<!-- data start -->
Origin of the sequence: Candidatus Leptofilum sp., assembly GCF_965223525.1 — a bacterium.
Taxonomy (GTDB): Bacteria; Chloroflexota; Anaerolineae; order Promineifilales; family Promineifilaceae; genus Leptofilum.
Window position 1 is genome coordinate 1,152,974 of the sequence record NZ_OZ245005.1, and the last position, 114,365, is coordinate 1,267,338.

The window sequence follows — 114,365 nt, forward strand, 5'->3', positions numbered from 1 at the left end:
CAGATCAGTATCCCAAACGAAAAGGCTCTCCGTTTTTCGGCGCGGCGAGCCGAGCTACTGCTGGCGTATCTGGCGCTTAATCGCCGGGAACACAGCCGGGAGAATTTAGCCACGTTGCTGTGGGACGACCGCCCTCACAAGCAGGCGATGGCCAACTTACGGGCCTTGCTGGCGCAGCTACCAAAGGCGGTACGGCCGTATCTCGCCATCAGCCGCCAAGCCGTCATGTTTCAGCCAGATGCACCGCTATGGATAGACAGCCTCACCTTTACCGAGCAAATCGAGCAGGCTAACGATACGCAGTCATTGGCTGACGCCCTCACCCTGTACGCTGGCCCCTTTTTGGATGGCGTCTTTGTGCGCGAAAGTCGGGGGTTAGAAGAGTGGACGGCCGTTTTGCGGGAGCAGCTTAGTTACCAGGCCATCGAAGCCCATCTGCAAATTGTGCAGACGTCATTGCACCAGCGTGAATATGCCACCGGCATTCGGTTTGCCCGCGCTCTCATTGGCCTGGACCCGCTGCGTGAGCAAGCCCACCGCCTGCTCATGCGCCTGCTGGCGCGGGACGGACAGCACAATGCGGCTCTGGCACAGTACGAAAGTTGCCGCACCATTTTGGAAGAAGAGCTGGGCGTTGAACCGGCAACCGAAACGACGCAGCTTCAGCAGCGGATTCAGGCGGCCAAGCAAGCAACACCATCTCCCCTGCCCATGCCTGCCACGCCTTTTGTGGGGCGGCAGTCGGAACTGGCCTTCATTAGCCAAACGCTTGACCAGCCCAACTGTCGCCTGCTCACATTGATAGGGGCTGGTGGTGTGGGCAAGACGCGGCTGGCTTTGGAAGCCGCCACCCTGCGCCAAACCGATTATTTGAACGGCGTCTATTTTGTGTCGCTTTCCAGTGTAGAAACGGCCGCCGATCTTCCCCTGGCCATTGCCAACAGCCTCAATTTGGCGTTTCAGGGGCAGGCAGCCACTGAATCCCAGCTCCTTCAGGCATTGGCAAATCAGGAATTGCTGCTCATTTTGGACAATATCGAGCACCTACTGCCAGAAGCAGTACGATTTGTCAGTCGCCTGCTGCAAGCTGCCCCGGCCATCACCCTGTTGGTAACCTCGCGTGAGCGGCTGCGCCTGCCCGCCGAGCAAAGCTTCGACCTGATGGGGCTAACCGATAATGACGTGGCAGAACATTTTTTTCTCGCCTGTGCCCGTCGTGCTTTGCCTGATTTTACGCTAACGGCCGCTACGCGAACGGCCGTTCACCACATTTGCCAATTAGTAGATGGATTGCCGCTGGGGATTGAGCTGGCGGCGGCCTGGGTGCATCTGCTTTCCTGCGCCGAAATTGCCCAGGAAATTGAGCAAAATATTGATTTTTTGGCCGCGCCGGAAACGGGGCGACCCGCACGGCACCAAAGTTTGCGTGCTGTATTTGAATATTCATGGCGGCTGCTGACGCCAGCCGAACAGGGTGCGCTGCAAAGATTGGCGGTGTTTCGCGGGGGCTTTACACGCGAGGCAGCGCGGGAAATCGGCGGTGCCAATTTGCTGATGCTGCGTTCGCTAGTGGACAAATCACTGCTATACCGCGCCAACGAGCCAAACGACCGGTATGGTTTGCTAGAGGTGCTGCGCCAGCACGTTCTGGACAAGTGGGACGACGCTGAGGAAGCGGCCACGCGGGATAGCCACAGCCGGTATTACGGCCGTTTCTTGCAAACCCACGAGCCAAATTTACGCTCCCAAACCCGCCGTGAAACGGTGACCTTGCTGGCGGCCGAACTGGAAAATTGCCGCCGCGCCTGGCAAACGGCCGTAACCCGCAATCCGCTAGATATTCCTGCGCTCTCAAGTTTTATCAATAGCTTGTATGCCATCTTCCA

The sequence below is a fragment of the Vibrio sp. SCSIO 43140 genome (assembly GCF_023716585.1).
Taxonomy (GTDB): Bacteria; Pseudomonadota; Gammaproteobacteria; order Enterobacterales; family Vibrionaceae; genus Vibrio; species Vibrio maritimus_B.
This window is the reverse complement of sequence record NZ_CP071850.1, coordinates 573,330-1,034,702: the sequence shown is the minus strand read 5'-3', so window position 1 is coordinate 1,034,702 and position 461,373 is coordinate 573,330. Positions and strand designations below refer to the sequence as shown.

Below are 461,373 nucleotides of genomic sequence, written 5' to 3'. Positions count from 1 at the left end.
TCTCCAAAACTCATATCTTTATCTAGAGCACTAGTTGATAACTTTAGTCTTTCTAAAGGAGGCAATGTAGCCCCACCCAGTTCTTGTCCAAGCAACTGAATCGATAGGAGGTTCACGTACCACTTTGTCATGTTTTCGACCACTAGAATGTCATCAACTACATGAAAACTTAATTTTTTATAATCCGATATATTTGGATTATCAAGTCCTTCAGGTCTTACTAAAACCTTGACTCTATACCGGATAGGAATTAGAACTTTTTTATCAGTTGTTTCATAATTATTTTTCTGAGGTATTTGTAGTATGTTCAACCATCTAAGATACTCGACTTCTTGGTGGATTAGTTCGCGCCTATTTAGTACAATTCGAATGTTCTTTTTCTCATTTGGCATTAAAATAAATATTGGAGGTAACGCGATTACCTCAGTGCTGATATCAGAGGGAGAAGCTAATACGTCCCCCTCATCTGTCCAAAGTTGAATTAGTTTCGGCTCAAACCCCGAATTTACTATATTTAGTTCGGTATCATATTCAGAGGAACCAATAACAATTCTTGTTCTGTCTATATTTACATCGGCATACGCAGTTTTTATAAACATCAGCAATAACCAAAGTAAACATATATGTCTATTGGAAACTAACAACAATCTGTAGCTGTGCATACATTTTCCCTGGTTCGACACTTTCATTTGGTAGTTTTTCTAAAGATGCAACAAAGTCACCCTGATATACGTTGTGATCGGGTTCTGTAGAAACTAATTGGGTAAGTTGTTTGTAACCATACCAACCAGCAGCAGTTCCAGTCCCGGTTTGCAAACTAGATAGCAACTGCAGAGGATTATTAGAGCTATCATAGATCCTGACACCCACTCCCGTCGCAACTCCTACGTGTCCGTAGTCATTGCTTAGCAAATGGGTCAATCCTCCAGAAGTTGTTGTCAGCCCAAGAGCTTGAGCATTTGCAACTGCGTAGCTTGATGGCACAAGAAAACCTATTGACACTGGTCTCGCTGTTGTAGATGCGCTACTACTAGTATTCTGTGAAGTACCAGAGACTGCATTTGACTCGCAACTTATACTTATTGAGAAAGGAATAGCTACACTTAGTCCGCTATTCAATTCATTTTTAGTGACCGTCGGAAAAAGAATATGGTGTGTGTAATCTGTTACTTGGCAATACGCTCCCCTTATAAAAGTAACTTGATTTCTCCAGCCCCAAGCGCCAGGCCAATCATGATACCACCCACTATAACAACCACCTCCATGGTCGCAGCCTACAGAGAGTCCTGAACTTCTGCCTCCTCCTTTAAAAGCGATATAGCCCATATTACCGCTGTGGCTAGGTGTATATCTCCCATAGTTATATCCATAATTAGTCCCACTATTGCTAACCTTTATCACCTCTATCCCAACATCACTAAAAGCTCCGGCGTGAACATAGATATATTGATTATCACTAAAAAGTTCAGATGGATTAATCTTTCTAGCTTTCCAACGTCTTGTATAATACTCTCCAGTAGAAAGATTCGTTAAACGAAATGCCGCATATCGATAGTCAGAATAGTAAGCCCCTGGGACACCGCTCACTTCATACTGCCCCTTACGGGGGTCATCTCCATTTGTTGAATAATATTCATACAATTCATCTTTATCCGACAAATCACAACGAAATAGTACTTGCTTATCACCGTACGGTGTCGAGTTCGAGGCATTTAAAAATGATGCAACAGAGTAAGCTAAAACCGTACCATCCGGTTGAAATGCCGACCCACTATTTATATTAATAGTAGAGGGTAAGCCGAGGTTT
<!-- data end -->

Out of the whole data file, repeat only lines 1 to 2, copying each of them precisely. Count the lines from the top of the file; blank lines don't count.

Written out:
Origin of the sequence: Candidatus Leptofilum sp., assembly GCF_965223525.1 — a bacterium.
Taxonomy (GTDB): Bacteria; Chloroflexota; Anaerolineae; order Promineifilales; family Promineifilaceae; genus Leptofilum.